A longtime mechanical engineering professor at Colorado School of Mines has been chosen to lead the largest department on campus.
John Berger, a full professor who has been a member of the Mines faculty since 1994, previously served as interim department head in 2012 when the Mechanical Engineering Department was first created as part of the reorganization of the school’s Division of Engineering.
He replaces Greg Jackson, who has held the position since January 2013 and is stepping down to take a new leadership role in the College of Engineering and Computational Sciences.
“I’ve been here for a long time and have had a lot of different roles in the department. As I thought back on the time I was interim department head, I enjoyed the challenge and I enjoyed working for the department,” Berger said. “It’s a different point of view than when you’re a faculty member when you’re focused on your research and your students. It’s a chance to really help the department grow and be successful.”
Among Berger’s top priorities is continuing the department’s strategic hiring efforts, with emphasis on faculty who bring expertise in one of four areas: energy-related research, advanced manufacturing and additive manufacturing, robotics and biomechanics.
“We still have the goal of being of being a top-rated mechanical engineering program in the country but we don’t want to look like every other mechanical engineering program,” Berger said. “We can’t do everything, but we can do these focused things really well.”
As department head, Berger also plans to focus on nurturing closer relationships with local and national industry, including Mines alumni. The Mechanical Engineering Department is the largest department on campus, with roughly a quarter of the entire student population.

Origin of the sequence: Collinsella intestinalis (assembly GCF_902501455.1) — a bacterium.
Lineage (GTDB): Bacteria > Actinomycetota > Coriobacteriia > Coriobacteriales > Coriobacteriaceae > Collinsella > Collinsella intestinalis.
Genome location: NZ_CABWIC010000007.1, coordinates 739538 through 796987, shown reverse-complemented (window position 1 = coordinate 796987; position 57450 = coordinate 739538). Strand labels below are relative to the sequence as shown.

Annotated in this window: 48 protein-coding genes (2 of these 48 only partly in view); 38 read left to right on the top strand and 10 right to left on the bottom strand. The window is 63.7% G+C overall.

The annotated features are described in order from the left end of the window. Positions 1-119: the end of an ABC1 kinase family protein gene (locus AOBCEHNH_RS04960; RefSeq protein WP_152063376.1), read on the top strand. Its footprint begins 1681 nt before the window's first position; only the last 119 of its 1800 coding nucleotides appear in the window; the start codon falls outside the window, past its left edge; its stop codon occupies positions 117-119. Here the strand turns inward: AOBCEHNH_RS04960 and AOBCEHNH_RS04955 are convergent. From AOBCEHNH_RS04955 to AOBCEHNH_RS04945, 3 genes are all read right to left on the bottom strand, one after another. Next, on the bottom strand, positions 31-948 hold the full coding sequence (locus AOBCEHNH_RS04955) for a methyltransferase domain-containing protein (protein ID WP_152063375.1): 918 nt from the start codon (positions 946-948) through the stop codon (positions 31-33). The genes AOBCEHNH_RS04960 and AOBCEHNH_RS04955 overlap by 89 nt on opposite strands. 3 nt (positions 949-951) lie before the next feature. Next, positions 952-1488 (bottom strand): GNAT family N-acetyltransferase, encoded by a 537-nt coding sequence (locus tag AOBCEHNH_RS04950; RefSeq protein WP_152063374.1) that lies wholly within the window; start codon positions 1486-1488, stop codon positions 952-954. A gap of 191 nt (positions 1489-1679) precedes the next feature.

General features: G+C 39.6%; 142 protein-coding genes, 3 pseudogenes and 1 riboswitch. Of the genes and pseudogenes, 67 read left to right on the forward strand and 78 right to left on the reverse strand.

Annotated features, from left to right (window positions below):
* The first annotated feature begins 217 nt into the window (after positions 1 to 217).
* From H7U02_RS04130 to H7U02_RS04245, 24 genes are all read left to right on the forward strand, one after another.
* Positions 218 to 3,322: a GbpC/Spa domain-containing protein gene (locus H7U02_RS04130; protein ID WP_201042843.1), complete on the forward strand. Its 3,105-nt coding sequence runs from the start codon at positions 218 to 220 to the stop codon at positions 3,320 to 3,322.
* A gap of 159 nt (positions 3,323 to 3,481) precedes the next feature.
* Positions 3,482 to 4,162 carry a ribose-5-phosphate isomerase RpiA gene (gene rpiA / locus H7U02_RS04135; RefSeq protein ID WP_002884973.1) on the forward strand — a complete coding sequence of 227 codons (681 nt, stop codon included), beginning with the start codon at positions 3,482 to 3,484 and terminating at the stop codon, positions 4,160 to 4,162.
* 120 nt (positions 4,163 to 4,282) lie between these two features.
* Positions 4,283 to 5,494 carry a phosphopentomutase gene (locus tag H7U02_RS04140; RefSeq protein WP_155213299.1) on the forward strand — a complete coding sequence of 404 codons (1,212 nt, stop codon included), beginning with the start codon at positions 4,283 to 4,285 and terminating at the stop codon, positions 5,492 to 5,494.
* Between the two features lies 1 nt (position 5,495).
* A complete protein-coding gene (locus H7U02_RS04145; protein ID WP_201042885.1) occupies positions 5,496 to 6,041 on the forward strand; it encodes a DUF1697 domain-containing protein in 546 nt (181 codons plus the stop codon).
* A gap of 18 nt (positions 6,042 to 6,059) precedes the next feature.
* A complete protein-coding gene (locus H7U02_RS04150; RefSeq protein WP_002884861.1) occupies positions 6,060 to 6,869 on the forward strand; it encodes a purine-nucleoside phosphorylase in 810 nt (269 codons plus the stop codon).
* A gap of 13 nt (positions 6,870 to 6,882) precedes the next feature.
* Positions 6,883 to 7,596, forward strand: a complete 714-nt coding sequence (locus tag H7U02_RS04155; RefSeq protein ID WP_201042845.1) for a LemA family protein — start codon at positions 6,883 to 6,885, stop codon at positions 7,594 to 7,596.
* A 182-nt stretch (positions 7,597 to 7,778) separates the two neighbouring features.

“An external person for the department needs to go out and find those opportunities. Who are our top five employers of students graduating in mechanical engineering? It’s my job to try to grow a personal relationship with those companies in a way for them to help us achieve our goals,” Berger said. “The department provides highly sought after future employees for these companies and they'll say that. We provide a valuable service. In exchange, we can ask them to support our department.”
Berger received a bachelor’s degree in civil engineering as well as a master’s degree and PhD in mechanical engineering from the University of Maryland at College Park.
Before joining the faculty at Mines in 1994, he spent five years working for the National Institute of Standards and Technology. He left Mines briefly in 2006, spending a year as an associate professor in the School of Engineering at the University of Alaska Anchorage. He returned to Mines in 2007 and became a full professor in 2013.
Berger’s research and teaching interests encompass a variety of topics related to the properties of materials, including soil and rock mechanics using boundary and discrete element methods, fracture mechanics, wave propagation in non-isotropic materials and chemo-elastic stresses in cathode materials and ion transport membranes.
He plans to teach one undergraduate and one graduate class per semester in addition to his duties as department head, he said.
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